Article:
General Advice Warning. The information on Dad Mode is intended to be general in nature and is not personal financial or product advice.

I usually try to avoid modelling my life after movies.

If I did, I probably would have tried to get bitten by a radioactive spider in high school. Although my hands were already sticky back then, so I guess it wouldn’t have made a difference.

Come on, it’s too early in the article for that nonsense, stay focused.

Typically, pop culture doesn’t offer much in terms of psychological teachings. Movies in particular these days are often just filled with explosions and bad pickup lines. The action is good, the advice is bad.

Don’t skip therapy to go to the movies is my advice…

However, now and then you come across a movie that offers up some life advice so good that you can forgive the bad acting, terrible CGI and lack of any kind of story line.

The saying.‘Take what is good and leave the rest’ is important to keep in mind with this one.

The movie was We Bought a Zoo, starring Matt Damon and Scarlett Johansson.

Here’s how it went, (not that it matters).

Matt’s character tragically looses his wife, then moves his dysfunctional family to an old house in the country.
In a surprising twist, they could only buy the house if they would take the run down zoo that was attached to it. Animals and all.

Negligent animal care aside, they move in and start the difficult task of making new fences, learning how to feed big cats and cleaning up poo etc. While doing this, the head zoologist (ScarJo) falls in love with him and well you know the rest.

Forgets about his dead wife, happy family etc…

It was very predictable.

Now, the advice that I want to tell you about isn’t that if you go and buy a zoo, you will meet a suspiciously perfect (second) wife and your kids will stop being dicks. Although that might work for some of you??

The real golden nugget from the movie is that sometimes all you need is 20 seconds of courage.

Simple and pointed but when thought about, actually very profound.
Props to the writers, for this part at least.

Here’s how it fit into the story.

Matt Damon was walking past a café, and he spots a woman inside (his future dead wife) that he instantly falls in love with (very realistic). He enters, but is terrified of talking to her.

Eventually, he takes a breath and tells himself, “All I need is 20 seconds of courage”.
He approaches her with confidence. The rest is the usual romantic movie stuff, laying in bed with each other, babies etc.

Later on in the movie this principle comes up a few times with his son, daughter and eventually back with him when he takes the leap to hook up with ScarJo.

All you need is 20 seconds of courage, and you can do anything.

So, why do I think this is such a good principle to live by?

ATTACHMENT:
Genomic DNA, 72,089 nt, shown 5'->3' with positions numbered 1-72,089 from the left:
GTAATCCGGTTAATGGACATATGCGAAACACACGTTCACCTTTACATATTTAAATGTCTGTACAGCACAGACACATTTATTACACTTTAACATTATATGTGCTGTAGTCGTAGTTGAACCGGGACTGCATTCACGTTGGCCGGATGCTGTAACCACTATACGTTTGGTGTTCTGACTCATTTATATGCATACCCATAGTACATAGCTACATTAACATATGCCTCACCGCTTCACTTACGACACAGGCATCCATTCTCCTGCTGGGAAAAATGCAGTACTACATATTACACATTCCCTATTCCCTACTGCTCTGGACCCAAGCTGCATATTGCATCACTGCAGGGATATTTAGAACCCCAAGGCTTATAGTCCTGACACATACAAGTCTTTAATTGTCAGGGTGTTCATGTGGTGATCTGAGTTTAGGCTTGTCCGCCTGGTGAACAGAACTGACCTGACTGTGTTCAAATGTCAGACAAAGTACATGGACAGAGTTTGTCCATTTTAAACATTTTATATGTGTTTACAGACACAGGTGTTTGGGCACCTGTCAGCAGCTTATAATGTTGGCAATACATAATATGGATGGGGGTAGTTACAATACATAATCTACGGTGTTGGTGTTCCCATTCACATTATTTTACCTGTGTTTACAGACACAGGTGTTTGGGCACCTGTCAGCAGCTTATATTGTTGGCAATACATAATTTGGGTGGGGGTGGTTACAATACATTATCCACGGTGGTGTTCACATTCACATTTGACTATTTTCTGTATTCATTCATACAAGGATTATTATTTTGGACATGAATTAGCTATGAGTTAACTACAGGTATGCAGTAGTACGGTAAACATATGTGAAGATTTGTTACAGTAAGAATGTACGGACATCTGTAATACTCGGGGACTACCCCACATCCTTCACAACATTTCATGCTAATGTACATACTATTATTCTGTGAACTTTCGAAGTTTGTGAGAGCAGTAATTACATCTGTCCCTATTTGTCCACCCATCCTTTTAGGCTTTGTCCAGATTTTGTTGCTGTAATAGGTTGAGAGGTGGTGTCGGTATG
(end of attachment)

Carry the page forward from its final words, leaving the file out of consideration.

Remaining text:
The fact is, no one can be courageous all the time, it’s just not realistic. I see courage as something that you call upon when you need it, then once you’re done, you put it away ready for the next moment.

The relationship between courage and fear.

Like fire requires oxygen to burn, courage needs fear to operate. You can’t have one without the other.

Nelson Mandela once said

“I learned that courage was not the absence of fear, but the triumph over it. The brave man is not he who does not feel afraid, but he who conquers that fear.”

Now, Mr Mandela and I have very little in common. Although I have been inside his prison cell on Robyn Island in South Africa, so maybe we're closer than you think?
But one thing I think is missing from his idea is the practical use of the fear. Don’t just conquer it, use it as fuel.

This sounds pretty corny, but it’s a good idea to live by, a little change of perspective can go a long way.

Fear can be a good thing.

In saying this, you don’t have to be courageous all the time. In fact, it doesn’t feel good in the moment, so why would you want to be?

If you’re lucky, you don’t need it all of the time.

You shouldn’t need courage when you clean the house or do the grocery shopping, the absence of fear in a situation negates the need for it.

Now, because being courageous can be so uncomfortable, it’s easy to avoid situations where it’s required.
Asking someone out on a date, setting boundaries with your parents, or even walking in to your first job interview.

All of these require courage AT THE START.

Ever feel the nerves melt away as soon as you start talking to the girl? Or feel your hands stop shaking when you realise your future boss is a nice guy? You don’t need to be courageous the whole time, you just need to get in the door.

20 seconds is all it takes.

To start the conversation, to walk up to the girl you’ve been thinking about, or to ask for the raise you deserve. Just start, the rest will work itself out.

20 seconds of courage is your gateway to facing the things you need to face, consistently and with less pain. It’s your first step into the life you have always wanted but been too afraid to pursue.

So take a breath, burn that fear fuel and count to twenty.

I’ll see you on the other side.